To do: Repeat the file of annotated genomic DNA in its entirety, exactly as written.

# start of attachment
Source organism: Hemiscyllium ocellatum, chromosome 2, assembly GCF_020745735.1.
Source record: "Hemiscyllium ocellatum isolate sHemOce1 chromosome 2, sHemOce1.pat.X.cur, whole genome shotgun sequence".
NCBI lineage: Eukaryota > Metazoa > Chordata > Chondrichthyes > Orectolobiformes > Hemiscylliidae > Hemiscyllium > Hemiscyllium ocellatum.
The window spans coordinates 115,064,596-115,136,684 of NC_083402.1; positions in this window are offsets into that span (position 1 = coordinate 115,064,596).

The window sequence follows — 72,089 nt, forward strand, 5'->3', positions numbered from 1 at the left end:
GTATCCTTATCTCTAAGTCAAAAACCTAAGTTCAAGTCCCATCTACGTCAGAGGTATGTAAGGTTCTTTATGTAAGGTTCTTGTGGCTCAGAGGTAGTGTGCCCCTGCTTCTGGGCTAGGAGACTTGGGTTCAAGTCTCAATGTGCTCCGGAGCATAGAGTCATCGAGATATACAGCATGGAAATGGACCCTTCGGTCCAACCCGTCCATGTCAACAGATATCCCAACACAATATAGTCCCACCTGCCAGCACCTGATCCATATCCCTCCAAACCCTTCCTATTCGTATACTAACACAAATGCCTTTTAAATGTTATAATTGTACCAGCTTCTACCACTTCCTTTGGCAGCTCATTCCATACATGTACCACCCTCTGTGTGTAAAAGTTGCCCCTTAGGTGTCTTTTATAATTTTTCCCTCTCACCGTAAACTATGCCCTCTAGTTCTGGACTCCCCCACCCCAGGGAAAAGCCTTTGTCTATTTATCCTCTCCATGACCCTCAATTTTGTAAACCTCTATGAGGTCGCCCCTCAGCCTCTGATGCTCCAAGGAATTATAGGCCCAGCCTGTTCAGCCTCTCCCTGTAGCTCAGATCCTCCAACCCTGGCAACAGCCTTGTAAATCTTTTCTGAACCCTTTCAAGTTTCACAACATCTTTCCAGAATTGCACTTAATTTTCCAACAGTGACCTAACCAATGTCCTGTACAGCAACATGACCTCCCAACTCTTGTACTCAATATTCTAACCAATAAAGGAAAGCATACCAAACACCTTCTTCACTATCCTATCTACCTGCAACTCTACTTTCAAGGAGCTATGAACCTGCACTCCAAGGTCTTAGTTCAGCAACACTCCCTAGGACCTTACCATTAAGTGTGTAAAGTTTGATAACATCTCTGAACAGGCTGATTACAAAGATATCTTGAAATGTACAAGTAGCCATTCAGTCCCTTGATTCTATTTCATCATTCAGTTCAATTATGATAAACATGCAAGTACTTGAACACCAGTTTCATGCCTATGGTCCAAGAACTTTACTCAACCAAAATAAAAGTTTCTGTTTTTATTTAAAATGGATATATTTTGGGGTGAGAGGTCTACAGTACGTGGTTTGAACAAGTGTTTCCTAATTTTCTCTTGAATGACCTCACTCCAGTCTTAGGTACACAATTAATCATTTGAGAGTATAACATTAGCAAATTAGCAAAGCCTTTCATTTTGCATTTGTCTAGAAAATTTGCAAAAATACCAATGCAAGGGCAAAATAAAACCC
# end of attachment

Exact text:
Source organism: Hemiscyllium ocellatum, chromosome 2, assembly GCF_020745735.1.
Source record: "Hemiscyllium ocellatum isolate sHemOce1 chromosome 2, sHemOce1.pat.X.cur, whole genome shotgun sequence".
NCBI lineage: Eukaryota > Metazoa > Chordata > Chondrichthyes > Orectolobiformes > Hemiscylliidae > Hemiscyllium > Hemiscyllium ocellatum.
The window spans coordinates 115,064,596-115,136,684 of NC_083402.1; positions in this window are offsets into that span (position 1 = coordinate 115,064,596).

The window sequence follows — 72,089 nt, forward strand, 5'->3', positions numbered from 1 at the left end:
GTATCCTTATCTCTAAGTCAAAAACCTAAGTTCAAGTCCCATCTACGTCAGAGGTATGTAAGGTTCTTTATGTAAGGTTCTTGTGGCTCAGAGGTAGTGTGCCCCTGCTTCTGGGCTAGGAGACTTGGGTTCAAGTCTCAATGTGCTCCGGAGCATAGAGTCATCGAGATATACAGCATGGAAATGGACCCTTCGGTCCAACCCGTCCATGTCAACAGATATCCCAACACAATATAGTCCCACCTGCCAGCACCTGATCCATATCCCTCCAAACCCTTCCTATTCGTATACTAACACAAATGCCTTTTAAATGTTATAATTGTACCAGCTTCTACCACTTCCTTTGGCAGCTCATTCCATACATGTACCACCCTCTGTGTGTAAAAGTTGCCCCTTAGGTGTCTTTTATAATTTTTCCCTCTCACCGTAAACTATGCCCTCTAGTTCTGGACTCCCCCACCCCAGGGAAAAGCCTTTGTCTATTTATCCTCTCCATGACCCTCAATTTTGTAAACCTCTATGAGGTCGCCCCTCAGCCTCTGATGCTCCAAGGAATTATAGGCCCAGCCTGTTCAGCCTCTCCCTGTAGCTCAGATCCTCCAACCCTGGCAACAGCCTTGTAAATCTTTTCTGAACCCTTTCAAGTTTCACAACATCTTTCCAGAATTGCACTTAATTTTCCAACAGTGACCTAACCAATGTCCTGTACAGCAACATGACCTCCCAACTCTTGTACTCAATATTCTAACCAATAAAGGAAAGCATACCAAACACCTTCTTCACTATCCTATCTACCTGCAACTCTACTTTCAAGGAGCTATGAACCTGCACTCCAAGGTCTTAGTTCAGCAACACTCCCTAGGACCTTACCATTAAGTGTGTAAAGTTTGATAACATCTCTGAACAGGCTGATTACAAAGATATCTTGAAATGTACAAGTAGCCATTCAGTCCCTTGATTCTATTTCATCATTCAGTTCAATTATGATAAACATGCAAGTACTTGAACACCAGTTTCATGCCTATGGTCCAAGAACTTTACTCAACCAAAATAAAAGTTTCTGTTTTTATTTAAAATGGATATATTTTGGGGTGAGAGGTCTACAGTACGTGGTTTGAACAAGTGTTTCCTAATTTTCTCTTGAATGACCTCACTCCAGTCTTAGGTACACAATTAATCATTTGAGAGTATAACATTAGCAAATTAGCAAAGCCTTTCATTTTGCATTTGTCTAGAAAATTTGCAAAAATACCAATGCAAGGGCAAAATAAAACCC